Things Fall Apart...for RGIII


Robert Griffin III is supposedly the savior of the Washington Redskins. The quarterback was a stellar rookie last season, drafted #2 overall out of Baylor. He proved to be a bit injury prone during his rookie campaign, however, eventually ending his season with an ACL tear in a playoff loss to the Seattle Seahawks.
This is supposed to be a big comeback season. Unfortunately for Griffin, though he claims he’s healthy, the coaches won’t let him play. At least, not yet.
As these things always do, this drama has come spilling out into the media, with Griffin making oblique references to his “keeping his word” and his hope that the coaching staff “keeps theirs.”
Into this public fray has come Donovan McNabb, a recently retired star quarterback, who ended his career with these same Redskins, albeit before Griffin’s arrival. McNabb has publicly reached out to Griffin, offering him advice, support, and friendship. To date, Griffin has rebuffed McNabb completely.
In response, McNabb recently said, "Clearly the young generation, they think they have all the answers. [Griffin’s] going through a little turmoil right now, trying to make it out on the field, and it's unfortunate. But that's where we're at right now as far as these young quarterbacks who think they have all the answers. Until things start to fall apart and come down trembling on you, then you want some help. But it's a shame."
“Until things start to fall apart and come down trembling on you, then you want some help.”
Donovan McNabb has hit on something here, the one thing that will spur a human being to look for outside help: complete ruination. As my friend John Zahl has said, “God’s office is at the end of your rope.” Usually, that sentence is a word of comfort to suffering people: if you’re at the end of your rope, take heart. God is there. For those of us whose lives are not falling apart around us, though, it serves as a sobering word of reminder: until you’re at the end of your rope, you’re probably not looking for God’s office.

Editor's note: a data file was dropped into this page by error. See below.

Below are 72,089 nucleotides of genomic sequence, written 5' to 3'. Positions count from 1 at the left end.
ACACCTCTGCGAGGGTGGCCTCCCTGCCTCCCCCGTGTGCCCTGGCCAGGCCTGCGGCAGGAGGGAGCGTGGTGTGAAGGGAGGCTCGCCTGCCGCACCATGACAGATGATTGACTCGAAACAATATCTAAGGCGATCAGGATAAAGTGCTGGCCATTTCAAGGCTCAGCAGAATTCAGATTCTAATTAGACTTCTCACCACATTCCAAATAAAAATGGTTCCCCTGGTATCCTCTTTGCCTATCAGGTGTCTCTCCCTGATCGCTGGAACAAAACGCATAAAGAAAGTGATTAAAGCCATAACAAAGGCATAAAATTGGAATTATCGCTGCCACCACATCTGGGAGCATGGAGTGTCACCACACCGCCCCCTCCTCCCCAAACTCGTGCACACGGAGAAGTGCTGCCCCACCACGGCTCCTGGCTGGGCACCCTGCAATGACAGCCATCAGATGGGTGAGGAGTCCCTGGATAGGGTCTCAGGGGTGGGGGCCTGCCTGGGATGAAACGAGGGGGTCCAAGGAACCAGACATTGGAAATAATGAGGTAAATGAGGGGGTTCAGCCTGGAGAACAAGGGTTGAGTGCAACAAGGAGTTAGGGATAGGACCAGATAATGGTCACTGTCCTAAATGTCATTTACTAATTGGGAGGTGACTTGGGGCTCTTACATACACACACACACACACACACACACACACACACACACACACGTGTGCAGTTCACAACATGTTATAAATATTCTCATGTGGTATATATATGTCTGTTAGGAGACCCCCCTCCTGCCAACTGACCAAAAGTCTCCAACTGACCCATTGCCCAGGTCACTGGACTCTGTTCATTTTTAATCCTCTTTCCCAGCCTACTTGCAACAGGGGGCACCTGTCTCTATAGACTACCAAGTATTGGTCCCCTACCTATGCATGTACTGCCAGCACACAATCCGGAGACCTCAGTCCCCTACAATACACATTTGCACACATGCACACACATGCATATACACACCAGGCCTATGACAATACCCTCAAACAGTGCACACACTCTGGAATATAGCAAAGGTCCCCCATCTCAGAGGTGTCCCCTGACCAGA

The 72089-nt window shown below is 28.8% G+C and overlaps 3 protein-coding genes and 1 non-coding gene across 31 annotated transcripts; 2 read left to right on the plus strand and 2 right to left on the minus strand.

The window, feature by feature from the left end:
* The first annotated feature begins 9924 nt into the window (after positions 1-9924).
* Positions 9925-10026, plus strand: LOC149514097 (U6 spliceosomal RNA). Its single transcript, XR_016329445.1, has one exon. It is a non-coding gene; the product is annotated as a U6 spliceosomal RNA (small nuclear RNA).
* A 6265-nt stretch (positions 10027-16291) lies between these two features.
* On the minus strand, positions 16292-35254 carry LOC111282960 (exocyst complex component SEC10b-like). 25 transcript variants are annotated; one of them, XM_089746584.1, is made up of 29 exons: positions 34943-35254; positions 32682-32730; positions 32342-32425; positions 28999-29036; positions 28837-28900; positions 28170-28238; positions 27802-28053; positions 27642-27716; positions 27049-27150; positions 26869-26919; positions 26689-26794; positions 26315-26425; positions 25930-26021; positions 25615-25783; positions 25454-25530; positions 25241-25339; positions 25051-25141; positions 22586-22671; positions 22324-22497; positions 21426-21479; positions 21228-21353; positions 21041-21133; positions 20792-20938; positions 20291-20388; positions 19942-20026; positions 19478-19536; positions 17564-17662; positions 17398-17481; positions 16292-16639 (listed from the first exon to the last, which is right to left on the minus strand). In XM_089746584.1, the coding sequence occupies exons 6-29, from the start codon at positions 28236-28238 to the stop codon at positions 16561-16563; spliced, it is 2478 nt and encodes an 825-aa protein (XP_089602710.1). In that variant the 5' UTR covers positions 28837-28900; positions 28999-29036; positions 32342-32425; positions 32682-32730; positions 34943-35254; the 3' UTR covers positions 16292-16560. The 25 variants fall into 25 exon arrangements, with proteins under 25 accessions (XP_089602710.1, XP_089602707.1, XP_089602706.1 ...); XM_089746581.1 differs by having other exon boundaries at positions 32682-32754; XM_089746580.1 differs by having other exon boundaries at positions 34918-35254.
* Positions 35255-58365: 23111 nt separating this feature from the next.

Our problem is a simple one: we’re addicted to self-sufficiency. It is our idol, the deity to which we sacrifice, and the organizing principle of our lives. Phrases like “self-made man” and “pull yourself up by your own bootstraps” pepper our language, we reserve our highest praise for those who have accomplished great things “despite the odds” against them, and we turn help away so that, when the success does come, we don’t have to share it with anyone.
Can you imagine? What if Griffin met with McNabb, accepted his counsel, altered his public persona…and then had a great season? Wouldn’t McNabb become some sort of NFL guru, visited by struggling players in the same way that NBA big men consistently make pilgrimages to see Hakeem Olajuwon? Might not Griffin’s own talent become a lesser storyline than McNabb’s influence on him?
You can see why Griffin might reject the help. We all do the same thing, every day. If things are going well, we want the accolades. All of our rejecting is fine…“until things start to fall apart and come down trembling” on us. When that happens – when we acknowledge the stark reality of our situations – we can look for a savior, like the thief on the cross, and ask, “Remember me when you come into your kingdom.”
Our impulse is to try to do things on our own. It’s satisfying…potentially. Until we realize, though, that things are falling apart all around – and within – us, we’ll have real trouble hearing those most comforting of words: “Truly I tell you, today you will be with me in paradise.”

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